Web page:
University of Edinburgh
The University of Edinburgh has an incredible track record on drug discovery, a world class environment and facilities to support interdisciplinary collaboration and an exceptional team of scientists delivering innovative solutions to unmet medical needs.
Since 2019 alone, the University has spun out 4 companies developing new therapeutics which, in turn, have attracted over £38M in VC investment; Phenotherapeutics (Re-myelination Therapeutics; Advent LifeArc and SIB), Cellinta (Gene Therapy targeting cancer stem cells, SV Health); Resolution (Cell Therapy; Syncona) and Macomics (ImmunoOncology; Epidarex).
Our Medicines Discovery Team has a proven performance in target based screening, protein expression and drug metabolism and pharmacokinetics. The University Drug Science Group and Phenotypic Discovery Unit develops novel assays across disease areas and implements robust cell based high throughput, high content phenotypic screens. And our Innovative Medicines Group is exploring novel chemical strategies to improve the efficacy and safety of cancer treatments.
Our capability is underpinned by significant expertise expertise across inflammation, cancer, cardiovascular and neuroscience plus the largest cohort of regenerative medicine researchers in any single site in Europe. This is embedded in a wider ecosystem of translational capability across the College of Medicine and Veterinary Medicine. A record £350m investment has created an environment in which the University has unprecedented access to patients, clinicians, scientists, industrial partners and state of the art clinical and pre-clinical research facilities.
University of Birmingham
The University of Birmingham is world-leading in innovative drug discovery and development. We have an interdisciplinary team providing outstanding expertise in computational chemistry, target biology and clinical translation coupled with a broad and embedded understanding of the criteria that define successful drug projects. Specific nodes of expertise in our portfolio include ageing, infection, inflammation, cancer, cardiovascular and spinal injury. The portfolio is supported by our Translational Research Team and targeted UOB investment, available at each stage from target ID to screening, hit to lead optimization and through early derisking toxicology, ADME and formulation.
Companies in our spin-out portfolio include: Revitope Oncology which is designing “gated” immunotherapies with sophisticated built-in control mechanisms for precision tumour targeting and controlled immune activation, Invex Therapeutics which is repurposing a drug for neurological conditions including Idiopathic Intracranial Hypertension and PsiOxus which is developing innovative gene-based immuno-oncology treatments for solid tumours. In the 18 months to January 2021, these three companies attracted an aggregate total of approximately £35M from investors across the globe.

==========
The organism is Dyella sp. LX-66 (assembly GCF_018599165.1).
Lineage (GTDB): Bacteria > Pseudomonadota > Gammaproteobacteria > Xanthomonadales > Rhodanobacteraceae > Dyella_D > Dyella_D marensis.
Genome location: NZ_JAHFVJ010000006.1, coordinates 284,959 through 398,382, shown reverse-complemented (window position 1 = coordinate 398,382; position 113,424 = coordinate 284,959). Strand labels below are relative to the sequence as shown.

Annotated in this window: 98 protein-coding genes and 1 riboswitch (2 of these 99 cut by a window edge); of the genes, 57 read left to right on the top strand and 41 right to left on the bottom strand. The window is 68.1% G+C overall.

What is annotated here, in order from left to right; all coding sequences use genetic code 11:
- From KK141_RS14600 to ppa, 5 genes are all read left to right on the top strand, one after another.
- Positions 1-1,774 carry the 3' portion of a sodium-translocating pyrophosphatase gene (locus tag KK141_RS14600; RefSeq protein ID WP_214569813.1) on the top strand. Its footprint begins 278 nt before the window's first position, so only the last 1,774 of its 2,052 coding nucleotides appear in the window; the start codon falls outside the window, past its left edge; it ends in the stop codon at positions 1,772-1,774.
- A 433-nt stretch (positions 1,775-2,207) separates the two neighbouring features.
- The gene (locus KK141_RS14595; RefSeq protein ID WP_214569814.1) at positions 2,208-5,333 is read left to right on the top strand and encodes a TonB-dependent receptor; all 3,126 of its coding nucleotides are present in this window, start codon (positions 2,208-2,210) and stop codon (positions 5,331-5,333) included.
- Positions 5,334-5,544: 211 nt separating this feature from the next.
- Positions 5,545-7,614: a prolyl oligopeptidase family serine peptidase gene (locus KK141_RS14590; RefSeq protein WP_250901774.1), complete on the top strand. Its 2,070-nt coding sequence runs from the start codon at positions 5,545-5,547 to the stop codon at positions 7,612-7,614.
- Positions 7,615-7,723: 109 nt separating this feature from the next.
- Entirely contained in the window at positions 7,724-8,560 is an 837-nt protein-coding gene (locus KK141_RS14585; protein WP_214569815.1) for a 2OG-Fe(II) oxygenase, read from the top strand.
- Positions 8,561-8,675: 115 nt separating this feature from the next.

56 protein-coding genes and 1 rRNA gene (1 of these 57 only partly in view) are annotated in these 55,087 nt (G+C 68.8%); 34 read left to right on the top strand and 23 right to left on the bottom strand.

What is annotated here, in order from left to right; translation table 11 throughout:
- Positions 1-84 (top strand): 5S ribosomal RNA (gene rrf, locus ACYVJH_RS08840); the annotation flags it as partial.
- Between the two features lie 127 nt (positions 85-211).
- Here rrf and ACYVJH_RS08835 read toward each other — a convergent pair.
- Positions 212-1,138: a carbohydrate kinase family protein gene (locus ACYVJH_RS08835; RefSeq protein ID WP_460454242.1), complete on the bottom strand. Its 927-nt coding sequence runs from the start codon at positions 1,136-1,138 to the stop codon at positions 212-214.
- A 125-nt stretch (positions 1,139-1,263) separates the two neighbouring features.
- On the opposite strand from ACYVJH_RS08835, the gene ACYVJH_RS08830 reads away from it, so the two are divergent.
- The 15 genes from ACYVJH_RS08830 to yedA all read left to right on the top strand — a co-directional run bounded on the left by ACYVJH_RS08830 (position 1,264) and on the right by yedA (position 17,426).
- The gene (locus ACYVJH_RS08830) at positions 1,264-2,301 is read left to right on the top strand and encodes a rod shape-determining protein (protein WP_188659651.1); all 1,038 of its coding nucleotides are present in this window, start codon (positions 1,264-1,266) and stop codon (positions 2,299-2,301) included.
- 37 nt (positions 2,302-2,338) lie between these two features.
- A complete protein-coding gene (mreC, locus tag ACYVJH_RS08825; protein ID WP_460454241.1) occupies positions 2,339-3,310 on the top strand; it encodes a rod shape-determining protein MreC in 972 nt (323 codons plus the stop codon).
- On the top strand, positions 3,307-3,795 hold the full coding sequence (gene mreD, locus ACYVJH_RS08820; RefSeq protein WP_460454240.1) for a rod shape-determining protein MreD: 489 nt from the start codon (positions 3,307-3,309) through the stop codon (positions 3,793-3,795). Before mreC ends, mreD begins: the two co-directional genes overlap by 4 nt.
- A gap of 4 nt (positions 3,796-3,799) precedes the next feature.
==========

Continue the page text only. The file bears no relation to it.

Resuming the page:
University of Dundee
The University of Dundee has a long-standing track record of commercial success and tangible impact from genuinely world-class research, particularly from its Schools of Life Sciences and Medicine. Dundee has been named the best seat of learning in Scotland for supporting spinout businesses, according to Octopus Ventures, evidenced by successful spinout companies such as Exscientia. Founded in 2012, Exscientia has established itself as a leader in the emerging field of AI-powered drug discovery. It is already ranked in the Sunday Times’ Tech Track 100 and earlier this year raised $60 million in a round of capital raising. Other successful Dundee spinouts include Amphista Therapeutics, which in April 2020 announced a multi-million pound deal to develop first-in-class cancer therapeutics and Ten Bio, whose patented human skin culture system could dramatically cut the need for testing on animals.”
University of Nottingham
The University of Nottingham is a pioneering university providing an exceptional research-led education and delivering world-leading research that transforms lives, improves societies, and shapes the future. Ranked eighth in the UK for research power, 97% of our research is recognised internationally (REF 2014), and our research portfolio is worth more than £650 million.